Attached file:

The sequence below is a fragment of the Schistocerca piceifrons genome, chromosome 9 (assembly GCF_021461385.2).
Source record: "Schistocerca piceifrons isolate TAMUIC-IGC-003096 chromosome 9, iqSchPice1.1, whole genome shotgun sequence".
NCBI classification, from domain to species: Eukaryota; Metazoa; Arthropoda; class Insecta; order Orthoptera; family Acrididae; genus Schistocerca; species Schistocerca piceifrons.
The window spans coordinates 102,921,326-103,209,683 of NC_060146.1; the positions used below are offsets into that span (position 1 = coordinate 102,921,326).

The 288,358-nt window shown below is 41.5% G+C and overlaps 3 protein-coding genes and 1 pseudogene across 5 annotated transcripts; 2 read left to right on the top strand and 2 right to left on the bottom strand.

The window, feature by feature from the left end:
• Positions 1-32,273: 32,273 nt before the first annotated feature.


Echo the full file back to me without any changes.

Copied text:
The sequence below is a fragment of the Schistocerca piceifrons genome, chromosome 9 (assembly GCF_021461385.2).
Source record: "Schistocerca piceifrons isolate TAMUIC-IGC-003096 chromosome 9, iqSchPice1.1, whole genome shotgun sequence".
NCBI classification, from domain to species: Eukaryota; Metazoa; Arthropoda; class Insecta; order Orthoptera; family Acrididae; genus Schistocerca; species Schistocerca piceifrons.
The window spans coordinates 102,921,326-103,209,683 of NC_060146.1; the positions used below are offsets into that span (position 1 = coordinate 102,921,326).

The 288,358-nt window shown below is 41.5% G+C and overlaps 3 protein-coding genes and 1 pseudogene across 5 annotated transcripts; 2 read left to right on the top strand and 2 right to left on the bottom strand.

The window, feature by feature from the left end:
• Positions 1-32,273: 32,273 nt before the first annotated feature.